• News
  • EADS seeks Airbus A350 XWB funding alternative to avoid WTO scrutiny of launch aid

EADS seeks Airbus A350 XWB funding alternative to avoid WTO scrutiny of launch aid

Ongoing WTO dispute leads to rethink on twinjet support

Shareholders at Airbus parent EADS are looking at alternative ways of funding the proposed Airbus A350 XWB widebody twin, which could signal an end to controversial launch aid for the programme.

EADS cancelled last week's board meeting where shareholders were due to discuss the industrial launch of the A350 XWB, a €9-10 billion ($12-13 billion) project controversially at the heart of the ongoing transatlantic dispute over support for large aircraft.

The meeting was cancelled due to a reported lack of agreement among EADS shareholders DaimlerChrysler, Lagardere and the French government over launch aid, with France thought to be reluctant to provide the project with repayable finance while the World Trade Organisation (WTO) dispute is active.

In November Airbus chief executive Louis Gallois said the manufacturer will make a formal decision on its proposed A350 XWB programme before the end of the month, but admitted this may be extended to early December.

Financing options could include funding the programme from cash reserves or raising debt on the commercial market and industrial partnerships, in addition to repayable launch aid.

The USA meanwhile filed its first WTO submission on 15 November, to which the European Commission will reply on 9 February. The EC has also asked the WTO to select panellists and set a timetable for its own case against the USA before 27 November. When this is done, both the US and EC panels will run in parallel.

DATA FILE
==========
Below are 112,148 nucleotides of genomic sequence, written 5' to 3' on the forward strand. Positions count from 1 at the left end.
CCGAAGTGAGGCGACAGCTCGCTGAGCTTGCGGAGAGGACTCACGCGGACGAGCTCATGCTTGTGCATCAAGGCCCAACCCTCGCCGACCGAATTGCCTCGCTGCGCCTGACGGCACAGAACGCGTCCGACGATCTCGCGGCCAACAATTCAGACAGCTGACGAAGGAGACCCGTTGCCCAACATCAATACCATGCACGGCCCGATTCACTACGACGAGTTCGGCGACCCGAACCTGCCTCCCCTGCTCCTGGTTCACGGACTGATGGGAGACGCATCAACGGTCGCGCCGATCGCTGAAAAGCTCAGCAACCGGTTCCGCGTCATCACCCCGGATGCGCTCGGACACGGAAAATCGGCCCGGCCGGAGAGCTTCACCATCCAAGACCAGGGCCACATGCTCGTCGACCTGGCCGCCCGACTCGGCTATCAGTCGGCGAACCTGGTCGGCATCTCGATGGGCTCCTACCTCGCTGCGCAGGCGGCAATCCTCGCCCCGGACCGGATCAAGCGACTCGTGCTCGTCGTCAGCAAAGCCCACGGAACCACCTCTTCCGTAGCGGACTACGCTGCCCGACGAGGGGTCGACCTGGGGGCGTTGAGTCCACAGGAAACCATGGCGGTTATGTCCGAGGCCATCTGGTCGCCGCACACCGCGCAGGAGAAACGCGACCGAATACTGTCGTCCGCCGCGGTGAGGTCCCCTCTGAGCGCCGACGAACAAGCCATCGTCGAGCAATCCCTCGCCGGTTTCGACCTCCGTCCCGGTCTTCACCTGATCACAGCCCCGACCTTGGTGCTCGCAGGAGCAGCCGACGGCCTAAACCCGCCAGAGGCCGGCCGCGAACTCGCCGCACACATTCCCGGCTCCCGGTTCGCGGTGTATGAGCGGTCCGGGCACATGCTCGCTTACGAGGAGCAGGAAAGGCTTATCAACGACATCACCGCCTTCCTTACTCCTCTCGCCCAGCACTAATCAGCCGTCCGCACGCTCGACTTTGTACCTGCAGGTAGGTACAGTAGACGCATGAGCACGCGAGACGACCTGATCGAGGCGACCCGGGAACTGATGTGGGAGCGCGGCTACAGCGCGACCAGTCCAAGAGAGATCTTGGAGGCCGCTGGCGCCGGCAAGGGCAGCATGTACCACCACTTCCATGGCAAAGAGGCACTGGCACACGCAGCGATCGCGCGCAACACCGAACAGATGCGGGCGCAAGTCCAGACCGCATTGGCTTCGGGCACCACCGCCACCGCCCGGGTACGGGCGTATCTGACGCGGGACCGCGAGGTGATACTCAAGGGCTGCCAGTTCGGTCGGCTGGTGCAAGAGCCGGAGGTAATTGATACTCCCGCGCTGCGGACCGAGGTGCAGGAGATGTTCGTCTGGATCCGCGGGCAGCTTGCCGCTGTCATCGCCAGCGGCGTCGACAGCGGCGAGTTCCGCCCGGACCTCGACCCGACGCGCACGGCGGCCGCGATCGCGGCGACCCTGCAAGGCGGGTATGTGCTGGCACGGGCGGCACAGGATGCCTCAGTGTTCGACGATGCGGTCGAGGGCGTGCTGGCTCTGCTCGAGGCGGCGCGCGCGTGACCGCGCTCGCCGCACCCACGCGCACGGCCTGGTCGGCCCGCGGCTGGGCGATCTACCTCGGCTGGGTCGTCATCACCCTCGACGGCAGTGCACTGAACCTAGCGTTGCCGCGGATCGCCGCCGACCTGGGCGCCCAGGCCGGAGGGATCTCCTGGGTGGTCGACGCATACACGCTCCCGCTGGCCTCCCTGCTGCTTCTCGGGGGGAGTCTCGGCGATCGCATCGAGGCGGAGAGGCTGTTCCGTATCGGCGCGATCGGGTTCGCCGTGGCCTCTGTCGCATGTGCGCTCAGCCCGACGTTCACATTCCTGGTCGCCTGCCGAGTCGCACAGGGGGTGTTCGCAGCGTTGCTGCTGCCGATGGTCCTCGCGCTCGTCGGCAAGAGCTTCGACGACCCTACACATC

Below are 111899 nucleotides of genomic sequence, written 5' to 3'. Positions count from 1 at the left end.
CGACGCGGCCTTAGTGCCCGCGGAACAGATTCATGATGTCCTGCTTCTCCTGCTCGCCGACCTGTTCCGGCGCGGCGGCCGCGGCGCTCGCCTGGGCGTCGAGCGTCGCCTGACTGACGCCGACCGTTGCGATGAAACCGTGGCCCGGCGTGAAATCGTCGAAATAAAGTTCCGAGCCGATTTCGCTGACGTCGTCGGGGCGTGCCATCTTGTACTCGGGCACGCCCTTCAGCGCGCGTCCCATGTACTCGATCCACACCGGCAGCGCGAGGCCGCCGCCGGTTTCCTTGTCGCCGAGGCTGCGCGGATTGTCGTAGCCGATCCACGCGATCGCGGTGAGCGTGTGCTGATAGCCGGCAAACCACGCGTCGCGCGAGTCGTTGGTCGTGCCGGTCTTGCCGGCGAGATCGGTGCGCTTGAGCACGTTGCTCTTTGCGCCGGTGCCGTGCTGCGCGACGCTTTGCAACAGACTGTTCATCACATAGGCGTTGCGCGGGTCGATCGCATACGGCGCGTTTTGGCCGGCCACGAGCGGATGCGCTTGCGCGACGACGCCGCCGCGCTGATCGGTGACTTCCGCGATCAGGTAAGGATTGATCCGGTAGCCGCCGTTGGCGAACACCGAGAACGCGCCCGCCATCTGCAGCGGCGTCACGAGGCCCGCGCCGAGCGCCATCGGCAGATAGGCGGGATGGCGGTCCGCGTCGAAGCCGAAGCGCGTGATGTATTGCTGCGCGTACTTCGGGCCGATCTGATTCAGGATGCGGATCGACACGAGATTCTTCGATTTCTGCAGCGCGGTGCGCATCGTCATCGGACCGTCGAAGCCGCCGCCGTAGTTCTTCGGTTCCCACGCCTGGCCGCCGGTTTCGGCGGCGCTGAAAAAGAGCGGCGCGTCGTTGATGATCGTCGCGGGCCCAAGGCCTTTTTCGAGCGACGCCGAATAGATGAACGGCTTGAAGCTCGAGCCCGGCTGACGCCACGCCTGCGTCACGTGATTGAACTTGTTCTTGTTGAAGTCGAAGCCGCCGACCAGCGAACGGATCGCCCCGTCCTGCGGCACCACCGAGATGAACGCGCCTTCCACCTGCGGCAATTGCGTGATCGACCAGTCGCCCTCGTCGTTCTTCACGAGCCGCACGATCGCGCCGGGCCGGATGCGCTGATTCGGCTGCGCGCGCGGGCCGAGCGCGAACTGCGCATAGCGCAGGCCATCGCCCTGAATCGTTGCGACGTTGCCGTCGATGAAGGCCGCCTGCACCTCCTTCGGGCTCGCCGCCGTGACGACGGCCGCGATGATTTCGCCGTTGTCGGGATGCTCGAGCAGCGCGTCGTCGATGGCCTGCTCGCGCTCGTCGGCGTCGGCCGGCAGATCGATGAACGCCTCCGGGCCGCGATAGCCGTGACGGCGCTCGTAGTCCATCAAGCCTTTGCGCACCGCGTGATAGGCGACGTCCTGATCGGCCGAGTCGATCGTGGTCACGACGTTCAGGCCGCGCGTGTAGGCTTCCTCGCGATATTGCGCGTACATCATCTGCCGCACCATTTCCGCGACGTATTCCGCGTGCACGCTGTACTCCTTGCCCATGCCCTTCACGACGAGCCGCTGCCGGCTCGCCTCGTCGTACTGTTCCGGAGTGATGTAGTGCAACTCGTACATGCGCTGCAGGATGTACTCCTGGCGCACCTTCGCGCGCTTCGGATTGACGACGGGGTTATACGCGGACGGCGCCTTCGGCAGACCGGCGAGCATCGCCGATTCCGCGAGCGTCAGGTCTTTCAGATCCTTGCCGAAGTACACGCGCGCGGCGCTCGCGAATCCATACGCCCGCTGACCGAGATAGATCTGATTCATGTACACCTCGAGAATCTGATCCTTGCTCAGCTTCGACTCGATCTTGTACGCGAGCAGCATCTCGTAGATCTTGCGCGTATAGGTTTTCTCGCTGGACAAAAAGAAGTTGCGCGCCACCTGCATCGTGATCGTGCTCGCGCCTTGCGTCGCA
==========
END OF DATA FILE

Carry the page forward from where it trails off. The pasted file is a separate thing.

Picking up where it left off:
The EC says: "We have not closed our doors to exploring a negotiated solution, in the context of which the question of launch investment and public support to Boeing could be addressed.

"Our examination of the US submission reconfirms the validity of our arguments. In addition, we are pursuing a case against the WTO-illegal subsidies granted by the US government to Boeing, which we are confident we will win."

Ted Austell, Boeing vice-president international trade policy says: "The US submission sets the clock ticking and this should focus the parties on whether there's any prospect for a negotiated settlement before the determination, next fall by the WTO, on the notion that launch aid, as a financing instrument for aircraft development, is not compatible with WTO rules."

He says additional launch aid would be an "unwelcome" development and would make it much more difficult for the US and the EC to secure a negotiated solution.

EADS co-chairman Manfred Bischoff is said to be preparing to quit his role to become chairman of DaimlerChrysler, which currently holds a 22.5% stake in the aerospace and defence business.

Related Content